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Story Archives: Jonesville/Troyville featured nationally in American Archaeology Magazine
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|Jonesville/Troyville featured nationally in American Archaeology Magazine|
The Town of Jonesville is getting national attention this month in American Archaeology magazine with a six-page spread on the Troyville moundbuilders and specifically on the local effort to reconstruct The Great Mound.
The magazine is the only publication devoted solely to archaeology in the Americas. It is published four times a year (each quarter) by The Archaeology Conservancy based in Albuquerque, New Mexico. The Conservancy is a non-profit organization which acquires and preserves treasured archaeological sites across the country. It previously purchased the DePrato Mounds in Ferriday.
An alliance in Louisiana made up of Jonesville citizens, state and local government, and archaeologists, has been working together in Jonesville to build The Great Mound replica with the actual material used by Native Americans 1,400 years ago. This work is coming at a time when archaeologists are making new discoveries about the mysterious Troyville Culture (400-700 A.D).
The Great Mound once stood 80-ft. high, the second highest in North America behind the 100-ft. tall Monk's Mound at the Cahokia Mounds site in Illinois. The Great Mound was the centerpiece of Troyville, "a crown jewel of American archaeology," Louisiana archaeologist Jon Gibson told the magazine. He said it was "one of the largest mound complexes in America, and the Great Mound was one of the tallest structures ever built in pre-Columbian America, which proves its local and regional importance in the sweep of history in the Lower Mississippi Valley."
Jonesville resident Bill Atkins has spearheaded the effort to build a replica of The Great Mound with some of its original dirt, which was used as an approach to the old Black River Bridge. That material became available after the old bridge was demolished following the construction of a new bridge.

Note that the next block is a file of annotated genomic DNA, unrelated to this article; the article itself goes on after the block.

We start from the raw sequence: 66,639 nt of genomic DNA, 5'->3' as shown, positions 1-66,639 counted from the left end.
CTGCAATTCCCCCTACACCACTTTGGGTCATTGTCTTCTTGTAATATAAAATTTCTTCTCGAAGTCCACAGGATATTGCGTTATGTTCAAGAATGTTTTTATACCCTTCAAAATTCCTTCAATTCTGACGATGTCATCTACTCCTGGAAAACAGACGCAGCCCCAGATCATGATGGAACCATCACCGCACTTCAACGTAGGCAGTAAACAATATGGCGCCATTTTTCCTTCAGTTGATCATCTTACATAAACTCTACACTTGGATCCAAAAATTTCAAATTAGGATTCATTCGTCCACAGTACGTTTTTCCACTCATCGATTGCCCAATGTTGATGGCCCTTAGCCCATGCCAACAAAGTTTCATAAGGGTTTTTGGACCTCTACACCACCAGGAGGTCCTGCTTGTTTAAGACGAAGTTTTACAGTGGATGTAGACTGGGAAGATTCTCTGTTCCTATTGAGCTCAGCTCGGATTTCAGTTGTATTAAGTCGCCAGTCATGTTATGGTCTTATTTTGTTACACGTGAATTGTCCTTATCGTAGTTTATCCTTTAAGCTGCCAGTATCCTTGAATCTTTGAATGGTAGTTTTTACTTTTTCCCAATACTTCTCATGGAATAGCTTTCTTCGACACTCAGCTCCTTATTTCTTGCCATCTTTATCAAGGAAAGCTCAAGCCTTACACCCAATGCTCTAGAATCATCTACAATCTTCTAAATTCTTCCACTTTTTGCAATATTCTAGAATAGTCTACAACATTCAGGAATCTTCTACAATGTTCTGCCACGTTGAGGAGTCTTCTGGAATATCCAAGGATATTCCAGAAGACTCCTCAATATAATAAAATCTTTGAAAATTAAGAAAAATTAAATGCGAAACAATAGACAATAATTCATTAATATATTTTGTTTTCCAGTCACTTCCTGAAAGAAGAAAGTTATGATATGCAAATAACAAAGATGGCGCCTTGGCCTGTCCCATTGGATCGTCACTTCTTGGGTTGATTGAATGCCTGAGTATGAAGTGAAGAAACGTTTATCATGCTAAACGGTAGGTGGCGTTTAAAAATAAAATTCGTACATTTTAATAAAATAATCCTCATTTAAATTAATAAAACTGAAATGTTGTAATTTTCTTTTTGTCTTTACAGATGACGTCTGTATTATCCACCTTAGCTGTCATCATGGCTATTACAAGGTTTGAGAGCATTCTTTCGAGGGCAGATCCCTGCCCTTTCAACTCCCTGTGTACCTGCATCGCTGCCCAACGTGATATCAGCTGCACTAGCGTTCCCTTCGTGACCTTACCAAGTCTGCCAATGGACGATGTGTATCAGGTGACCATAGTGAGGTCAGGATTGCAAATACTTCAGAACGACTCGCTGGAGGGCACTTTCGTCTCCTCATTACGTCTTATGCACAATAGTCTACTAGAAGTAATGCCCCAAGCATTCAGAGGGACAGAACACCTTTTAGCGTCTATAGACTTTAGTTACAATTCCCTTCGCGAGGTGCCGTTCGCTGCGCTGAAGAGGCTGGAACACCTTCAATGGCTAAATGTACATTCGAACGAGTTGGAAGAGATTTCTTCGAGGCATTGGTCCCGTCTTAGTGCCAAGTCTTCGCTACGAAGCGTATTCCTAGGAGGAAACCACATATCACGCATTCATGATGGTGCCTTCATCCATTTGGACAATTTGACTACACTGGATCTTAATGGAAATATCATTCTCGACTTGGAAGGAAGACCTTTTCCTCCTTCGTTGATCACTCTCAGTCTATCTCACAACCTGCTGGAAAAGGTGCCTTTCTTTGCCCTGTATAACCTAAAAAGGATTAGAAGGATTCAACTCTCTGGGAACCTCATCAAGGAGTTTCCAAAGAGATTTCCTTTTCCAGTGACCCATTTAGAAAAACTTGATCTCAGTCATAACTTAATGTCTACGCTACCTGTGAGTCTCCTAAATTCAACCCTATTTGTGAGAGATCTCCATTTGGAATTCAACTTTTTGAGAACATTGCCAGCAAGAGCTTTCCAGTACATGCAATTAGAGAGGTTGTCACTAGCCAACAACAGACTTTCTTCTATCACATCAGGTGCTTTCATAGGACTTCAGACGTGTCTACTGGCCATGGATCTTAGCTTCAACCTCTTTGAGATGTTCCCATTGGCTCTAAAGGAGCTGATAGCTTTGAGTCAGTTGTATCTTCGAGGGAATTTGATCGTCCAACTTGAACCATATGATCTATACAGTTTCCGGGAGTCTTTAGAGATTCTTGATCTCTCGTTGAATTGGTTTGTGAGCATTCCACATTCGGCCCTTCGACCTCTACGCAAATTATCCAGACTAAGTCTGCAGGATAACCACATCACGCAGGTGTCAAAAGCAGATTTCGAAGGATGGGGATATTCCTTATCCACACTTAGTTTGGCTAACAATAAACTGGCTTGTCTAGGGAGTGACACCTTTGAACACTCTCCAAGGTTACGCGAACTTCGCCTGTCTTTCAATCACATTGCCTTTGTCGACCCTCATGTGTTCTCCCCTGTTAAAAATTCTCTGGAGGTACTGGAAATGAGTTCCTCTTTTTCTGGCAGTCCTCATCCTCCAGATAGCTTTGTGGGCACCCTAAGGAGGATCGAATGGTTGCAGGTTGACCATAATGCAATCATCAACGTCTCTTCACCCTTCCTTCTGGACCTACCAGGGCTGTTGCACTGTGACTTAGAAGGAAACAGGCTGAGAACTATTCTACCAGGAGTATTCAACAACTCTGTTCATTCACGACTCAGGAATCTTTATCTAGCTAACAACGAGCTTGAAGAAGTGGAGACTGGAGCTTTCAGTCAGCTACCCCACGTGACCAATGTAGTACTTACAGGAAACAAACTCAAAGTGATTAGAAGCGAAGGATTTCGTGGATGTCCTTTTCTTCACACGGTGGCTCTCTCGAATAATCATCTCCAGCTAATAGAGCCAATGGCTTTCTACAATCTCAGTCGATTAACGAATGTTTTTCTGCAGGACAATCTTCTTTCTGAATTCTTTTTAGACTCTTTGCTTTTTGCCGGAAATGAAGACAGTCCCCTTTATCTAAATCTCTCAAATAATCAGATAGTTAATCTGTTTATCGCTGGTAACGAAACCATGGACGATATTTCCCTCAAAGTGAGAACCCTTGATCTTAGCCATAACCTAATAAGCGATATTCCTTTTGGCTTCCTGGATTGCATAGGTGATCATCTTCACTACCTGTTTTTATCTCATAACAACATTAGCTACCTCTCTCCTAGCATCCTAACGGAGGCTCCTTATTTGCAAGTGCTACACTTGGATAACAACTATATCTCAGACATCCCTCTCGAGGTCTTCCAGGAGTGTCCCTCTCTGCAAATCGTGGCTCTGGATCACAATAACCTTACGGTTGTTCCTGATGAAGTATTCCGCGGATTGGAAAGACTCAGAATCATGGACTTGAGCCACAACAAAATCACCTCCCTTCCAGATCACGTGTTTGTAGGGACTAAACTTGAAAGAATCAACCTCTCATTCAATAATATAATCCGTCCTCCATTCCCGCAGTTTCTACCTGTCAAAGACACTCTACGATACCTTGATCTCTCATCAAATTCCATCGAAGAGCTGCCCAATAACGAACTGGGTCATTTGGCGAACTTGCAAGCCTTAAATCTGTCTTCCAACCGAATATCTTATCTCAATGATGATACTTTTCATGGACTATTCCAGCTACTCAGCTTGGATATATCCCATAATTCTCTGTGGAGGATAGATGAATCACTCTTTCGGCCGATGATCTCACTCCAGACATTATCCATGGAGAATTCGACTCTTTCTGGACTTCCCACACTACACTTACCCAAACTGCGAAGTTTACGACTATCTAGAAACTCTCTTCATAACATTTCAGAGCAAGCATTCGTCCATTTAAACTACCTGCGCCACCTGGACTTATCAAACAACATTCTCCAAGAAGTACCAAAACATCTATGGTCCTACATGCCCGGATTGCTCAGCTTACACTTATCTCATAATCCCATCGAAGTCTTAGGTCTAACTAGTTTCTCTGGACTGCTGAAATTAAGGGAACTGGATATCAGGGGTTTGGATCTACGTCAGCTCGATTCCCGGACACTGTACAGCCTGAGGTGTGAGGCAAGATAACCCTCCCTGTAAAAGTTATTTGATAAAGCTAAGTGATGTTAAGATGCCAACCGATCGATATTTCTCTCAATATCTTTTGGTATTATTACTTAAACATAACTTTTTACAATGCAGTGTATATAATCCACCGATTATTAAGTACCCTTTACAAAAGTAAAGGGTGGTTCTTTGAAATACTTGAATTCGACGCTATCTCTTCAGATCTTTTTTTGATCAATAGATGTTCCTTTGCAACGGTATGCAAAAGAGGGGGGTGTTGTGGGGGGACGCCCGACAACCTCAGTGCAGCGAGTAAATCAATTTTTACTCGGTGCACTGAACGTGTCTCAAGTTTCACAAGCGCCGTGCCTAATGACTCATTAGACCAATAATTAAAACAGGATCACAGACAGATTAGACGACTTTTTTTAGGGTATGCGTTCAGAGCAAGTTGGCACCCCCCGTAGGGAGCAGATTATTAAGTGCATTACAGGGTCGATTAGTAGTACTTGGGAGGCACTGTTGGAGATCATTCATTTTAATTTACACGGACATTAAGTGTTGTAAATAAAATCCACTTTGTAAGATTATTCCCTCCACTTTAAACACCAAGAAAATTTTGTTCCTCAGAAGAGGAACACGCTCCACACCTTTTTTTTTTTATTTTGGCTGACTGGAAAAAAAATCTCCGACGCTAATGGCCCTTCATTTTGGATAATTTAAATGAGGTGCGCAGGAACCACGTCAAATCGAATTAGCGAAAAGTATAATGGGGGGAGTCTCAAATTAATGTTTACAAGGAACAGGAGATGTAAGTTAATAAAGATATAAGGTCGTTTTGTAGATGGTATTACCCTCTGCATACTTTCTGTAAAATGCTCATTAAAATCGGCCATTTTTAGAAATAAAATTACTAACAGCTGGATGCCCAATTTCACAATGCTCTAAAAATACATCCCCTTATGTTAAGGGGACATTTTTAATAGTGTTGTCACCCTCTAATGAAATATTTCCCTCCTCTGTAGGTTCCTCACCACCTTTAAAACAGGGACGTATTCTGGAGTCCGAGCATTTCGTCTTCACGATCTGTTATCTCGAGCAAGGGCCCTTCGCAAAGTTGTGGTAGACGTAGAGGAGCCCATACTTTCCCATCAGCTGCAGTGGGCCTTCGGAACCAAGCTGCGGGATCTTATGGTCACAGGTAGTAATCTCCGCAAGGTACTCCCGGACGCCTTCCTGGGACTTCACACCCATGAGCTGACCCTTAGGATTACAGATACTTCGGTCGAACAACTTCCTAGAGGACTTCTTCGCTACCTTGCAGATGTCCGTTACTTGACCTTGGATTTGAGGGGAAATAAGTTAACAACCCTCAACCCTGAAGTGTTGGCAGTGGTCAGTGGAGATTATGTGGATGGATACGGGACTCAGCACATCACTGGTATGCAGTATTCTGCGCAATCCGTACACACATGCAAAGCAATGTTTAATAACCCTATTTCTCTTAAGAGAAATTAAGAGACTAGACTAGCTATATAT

In addition to Atkins, Northeast Louisiana Regional Archaeologist Joe Saunders of Monroe and archaeologist Butch Lee of Earth Search Inc. of New Orleans were also interviewed for the magazine piece. The archaeologists provided insight on the Troyville Indians and on the archaeological work.
The Great Mound was a two-tiered, pyramid-shaped, conical-topped mound which stood over at least nine other mounds, eight of which were contained within an embankment that ran to the Little River on the northwest and Black River on the southeast.
Jessica Crawford of Marks, Miss., is the Southeastern Regional Director for The Archaeological Conservancy, which has five regional offices in the nation. She said the Troyville site is unique.
"Our editor is always asking the regional directors for story suggestions and since I've been in Jonesville a lot lately, I suggested the story of Troyville," she said. She said the interesting thing about Troyville is "how large and important Troyville was as well as the fact that much of the mounds were torn down and a whole new town was built on top of the site."
She said archaeological work is revealing that "a lot of Troyville remains. There is still a lot we can learn from what is left."
Crawford said the idea of building a replica of The Great Mound with the dirt from the original mound "is something that's never been done before, at least not in a situation like this one. The Conservancy's main purpose is to acquire archaeological sites that hold good research potential so they will be preserved for future generations and future researchers. Since we purchased a lot on Pond Street (Mound 4), it's our hope that we will be able to acquire additional portions of the site."
Crawford said archeologist Joe Saunders has identified "several places throughout the town that he thinks we should focus on. I'd really like to preserve some of the embankment. Whatever we're able to acquire, we'll just hold and maintain indefinitely. As long as we own it, we can be sure it will be protected."
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